It’s no secret that Bethenny Frankel has been Skincare-line-its-a-flop/”>one of the Kardashian family’s harshest critics.
A lot of the time, it’s just one of her ways of getting attention. She makes loud, strongly worded statements about hot-button topics or famous people and sees what sticks.
Bethenny has also made a few salient points about the family from time to time. But praise has been rare.
So why is she now not only defending the family, but saying that they should continue to rake in ridiculous sums of reality TV pay?
You might not think of Bethenny Frankel and the Kardashians as being too similar, despite the intersection of business and reality TV.
And you almost certainly don’t associate either of them with the historic writer’s guild and screen actor’s guild strikes. Both guilds have not gone on strike together like this since the 1960s.
But, oddly enough, all of these stories intersect. Even though, historically, Bethenny has had a lot of unkind things to say about the Kardashians and their products.
Bethenny has been explaining to her fans and followers why residuals are so important for entertainers.
That is a key issue of the strike for writers and for actors. But because a lot of people do not understand how entertainment behemoths have used streaming to cheat actors and writers out of this, it warranted explaining.
In response, some fans more or less baited Bethenny — asking her if some stars, like the Kardashians, are making enough already. (Because yes, some reality stars are also talking about wanting better deals — and residuals)
“To the question if the Kardashians should keep earning residuals even though they’re billionaires,” Bethenny addressed her followers on her Instagram Story.
“Yeah, you don’t get to count their money,” she answered. “It’s supply and demand.”
Very reasonably, Bethenny went on: “If people wanna buy their product they should still get paid.”
“If you keep buying lip gloss should Kylie still get paid?” Bethenny asked rhetorically. “If you keep buying shapewear should Kim get paid?”
She explained: “So if you keep watching their content, yeah, they should still get paid to the end of time.”
Bethenny summarized: “That’s business ladies and gentlemen.”
“You may not like it,” Bethenny allowed.
“You may not like if Tom Cruise makes $50M a movie,” she went on. “But you go to see the movie.” Well, some people do.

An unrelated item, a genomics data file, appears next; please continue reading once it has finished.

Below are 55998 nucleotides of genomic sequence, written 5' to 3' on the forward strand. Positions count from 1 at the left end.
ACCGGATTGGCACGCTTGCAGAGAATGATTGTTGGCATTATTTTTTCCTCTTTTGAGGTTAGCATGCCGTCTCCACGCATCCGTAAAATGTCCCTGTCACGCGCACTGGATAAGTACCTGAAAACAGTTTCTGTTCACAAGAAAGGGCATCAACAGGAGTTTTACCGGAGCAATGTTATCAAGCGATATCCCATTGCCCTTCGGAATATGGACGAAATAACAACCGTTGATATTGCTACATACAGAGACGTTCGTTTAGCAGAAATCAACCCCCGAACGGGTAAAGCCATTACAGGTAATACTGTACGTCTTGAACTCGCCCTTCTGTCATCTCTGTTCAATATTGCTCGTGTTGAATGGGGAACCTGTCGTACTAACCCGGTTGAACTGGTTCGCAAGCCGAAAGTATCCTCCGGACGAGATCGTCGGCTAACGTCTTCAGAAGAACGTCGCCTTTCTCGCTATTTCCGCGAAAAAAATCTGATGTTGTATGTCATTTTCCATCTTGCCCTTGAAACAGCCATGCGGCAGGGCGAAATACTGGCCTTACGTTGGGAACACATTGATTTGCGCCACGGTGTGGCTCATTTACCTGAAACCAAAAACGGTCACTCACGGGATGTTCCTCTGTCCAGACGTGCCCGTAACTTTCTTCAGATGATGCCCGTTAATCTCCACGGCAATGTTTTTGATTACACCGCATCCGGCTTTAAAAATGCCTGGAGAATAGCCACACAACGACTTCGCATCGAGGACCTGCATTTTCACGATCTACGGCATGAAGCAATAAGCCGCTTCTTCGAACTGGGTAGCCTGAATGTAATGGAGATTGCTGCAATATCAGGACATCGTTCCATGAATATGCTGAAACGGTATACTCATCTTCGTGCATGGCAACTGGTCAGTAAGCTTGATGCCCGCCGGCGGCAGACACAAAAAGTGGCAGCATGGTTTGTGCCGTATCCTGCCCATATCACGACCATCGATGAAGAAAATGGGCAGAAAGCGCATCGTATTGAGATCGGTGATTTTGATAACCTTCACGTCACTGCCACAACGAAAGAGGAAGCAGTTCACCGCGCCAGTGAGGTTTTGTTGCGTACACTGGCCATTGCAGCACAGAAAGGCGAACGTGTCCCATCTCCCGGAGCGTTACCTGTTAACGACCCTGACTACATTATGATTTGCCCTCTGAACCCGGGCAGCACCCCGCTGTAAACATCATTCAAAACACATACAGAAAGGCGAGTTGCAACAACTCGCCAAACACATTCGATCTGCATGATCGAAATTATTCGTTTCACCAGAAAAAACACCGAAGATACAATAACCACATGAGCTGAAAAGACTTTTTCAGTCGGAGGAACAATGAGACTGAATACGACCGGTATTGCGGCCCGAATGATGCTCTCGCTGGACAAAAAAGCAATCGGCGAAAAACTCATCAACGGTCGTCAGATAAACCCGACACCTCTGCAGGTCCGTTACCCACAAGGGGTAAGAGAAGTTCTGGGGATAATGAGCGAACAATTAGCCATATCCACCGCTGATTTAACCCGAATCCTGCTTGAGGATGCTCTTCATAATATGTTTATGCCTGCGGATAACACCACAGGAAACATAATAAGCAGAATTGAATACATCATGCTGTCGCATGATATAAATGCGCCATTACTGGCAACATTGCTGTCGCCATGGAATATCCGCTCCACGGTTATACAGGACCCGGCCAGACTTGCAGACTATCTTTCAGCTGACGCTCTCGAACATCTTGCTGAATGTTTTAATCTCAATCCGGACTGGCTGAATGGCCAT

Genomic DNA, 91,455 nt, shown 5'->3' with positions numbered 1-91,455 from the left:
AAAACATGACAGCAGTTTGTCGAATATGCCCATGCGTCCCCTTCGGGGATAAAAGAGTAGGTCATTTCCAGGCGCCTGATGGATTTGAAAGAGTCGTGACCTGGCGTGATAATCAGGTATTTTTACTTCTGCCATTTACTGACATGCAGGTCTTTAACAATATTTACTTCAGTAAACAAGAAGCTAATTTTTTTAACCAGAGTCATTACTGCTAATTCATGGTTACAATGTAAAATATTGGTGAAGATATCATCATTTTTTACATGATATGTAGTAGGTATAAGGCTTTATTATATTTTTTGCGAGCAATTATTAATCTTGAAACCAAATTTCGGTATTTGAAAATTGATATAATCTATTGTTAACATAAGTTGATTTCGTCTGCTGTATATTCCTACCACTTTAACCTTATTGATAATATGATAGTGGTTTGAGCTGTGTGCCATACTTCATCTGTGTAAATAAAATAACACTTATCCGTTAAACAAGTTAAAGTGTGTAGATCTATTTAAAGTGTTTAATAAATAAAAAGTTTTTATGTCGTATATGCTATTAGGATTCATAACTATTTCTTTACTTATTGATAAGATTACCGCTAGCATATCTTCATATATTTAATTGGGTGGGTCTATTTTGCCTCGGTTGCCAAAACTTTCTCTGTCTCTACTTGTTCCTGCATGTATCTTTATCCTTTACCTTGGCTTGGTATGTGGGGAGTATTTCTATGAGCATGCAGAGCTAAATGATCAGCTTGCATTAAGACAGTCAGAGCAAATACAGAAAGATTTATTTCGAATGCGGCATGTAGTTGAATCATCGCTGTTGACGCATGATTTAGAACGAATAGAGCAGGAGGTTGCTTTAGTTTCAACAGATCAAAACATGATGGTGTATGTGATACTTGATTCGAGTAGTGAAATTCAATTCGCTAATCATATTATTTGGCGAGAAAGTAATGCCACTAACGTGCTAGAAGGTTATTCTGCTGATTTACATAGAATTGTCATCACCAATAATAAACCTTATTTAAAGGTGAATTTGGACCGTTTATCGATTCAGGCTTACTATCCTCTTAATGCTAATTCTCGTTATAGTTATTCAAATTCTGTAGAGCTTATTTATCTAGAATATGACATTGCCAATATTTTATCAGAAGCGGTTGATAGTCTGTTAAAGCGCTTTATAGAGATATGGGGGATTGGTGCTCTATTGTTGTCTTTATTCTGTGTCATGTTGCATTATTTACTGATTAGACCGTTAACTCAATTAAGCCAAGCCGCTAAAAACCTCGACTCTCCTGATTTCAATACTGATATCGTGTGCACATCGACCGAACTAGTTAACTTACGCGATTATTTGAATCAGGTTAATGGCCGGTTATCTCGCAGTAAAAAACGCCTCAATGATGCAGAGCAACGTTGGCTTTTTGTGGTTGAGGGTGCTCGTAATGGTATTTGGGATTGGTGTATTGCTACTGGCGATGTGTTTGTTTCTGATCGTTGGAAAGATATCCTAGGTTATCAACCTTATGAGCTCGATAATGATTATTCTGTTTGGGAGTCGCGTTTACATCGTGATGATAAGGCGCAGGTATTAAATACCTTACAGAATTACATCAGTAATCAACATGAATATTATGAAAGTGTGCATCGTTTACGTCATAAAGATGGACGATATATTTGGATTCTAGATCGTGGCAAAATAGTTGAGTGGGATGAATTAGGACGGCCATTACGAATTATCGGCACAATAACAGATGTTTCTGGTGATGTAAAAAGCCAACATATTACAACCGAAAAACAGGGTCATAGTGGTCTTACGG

“It’s supply and demand,” Bethenny continued. “It’s very basic business.”
For years, Bethenny has not hesitated to call out the Kardashian family — especially Kim, and sometimes Kylie.
She has criticized them for being phony. She has put them on blast for setting unrealistic beauty standards, especially when editing their photos (Khloe).
And Bethenny has gotten even more personal — calling out their rampant narcissism. Under most circumstances, she is the last person who would defend them.
This is, as she says, basic economics. A bunch of people pool time, talent, and resources to create a product. All of those people should then reap their fair and just rewards.
But for over a decade, massive companies have used loopholes in outdated contracts to squeeze profit out of the people who actually make TV. From writers to actors (and beyond), they use old “web series” jargon to underpay people on a technicality.
The strike is about correcting that injustice. Right now, the vast majority of actors — more than 80% — make less from acting than your average teacher.
So what does this have to do with reality TV? Well, for the Kardashians, it’s basically a technicality.
If people keep watching their content, streamers like Hulu should pay them for anything that broadcast TV would.
But we all know that there are massively profitable reality TV series that pay their stars next to nothing. One of 90 Day Fiance‘s biggest stars once put out a GoFundMe to raise $5,000 to tow her trailer home so that she wouldn’t lose it. So yeah … this applies to reality TV, too.